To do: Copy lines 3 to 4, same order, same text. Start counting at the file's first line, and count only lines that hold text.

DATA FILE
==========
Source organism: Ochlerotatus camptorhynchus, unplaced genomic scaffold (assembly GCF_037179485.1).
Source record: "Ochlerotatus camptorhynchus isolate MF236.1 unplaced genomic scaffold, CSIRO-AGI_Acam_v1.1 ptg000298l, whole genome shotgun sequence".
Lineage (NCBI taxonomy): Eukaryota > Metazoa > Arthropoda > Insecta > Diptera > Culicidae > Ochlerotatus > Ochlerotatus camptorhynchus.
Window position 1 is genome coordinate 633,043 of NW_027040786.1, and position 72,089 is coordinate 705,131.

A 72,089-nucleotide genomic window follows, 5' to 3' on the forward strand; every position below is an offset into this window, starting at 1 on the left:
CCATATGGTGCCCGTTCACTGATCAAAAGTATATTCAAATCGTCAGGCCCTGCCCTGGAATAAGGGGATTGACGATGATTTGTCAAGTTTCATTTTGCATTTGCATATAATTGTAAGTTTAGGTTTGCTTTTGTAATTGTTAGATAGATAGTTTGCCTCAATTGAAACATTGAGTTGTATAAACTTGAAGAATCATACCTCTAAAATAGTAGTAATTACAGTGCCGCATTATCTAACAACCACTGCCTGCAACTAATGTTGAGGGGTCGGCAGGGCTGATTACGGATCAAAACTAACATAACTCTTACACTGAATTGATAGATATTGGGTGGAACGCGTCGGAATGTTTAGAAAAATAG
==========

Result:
Lineage (NCBI taxonomy): Eukaryota > Metazoa > Arthropoda > Insecta > Diptera > Culicidae > Ochlerotatus > Ochlerotatus camptorhynchus.
Window position 1 is genome coordinate 633,043 of NW_027040786.1, and position 72,089 is coordinate 705,131.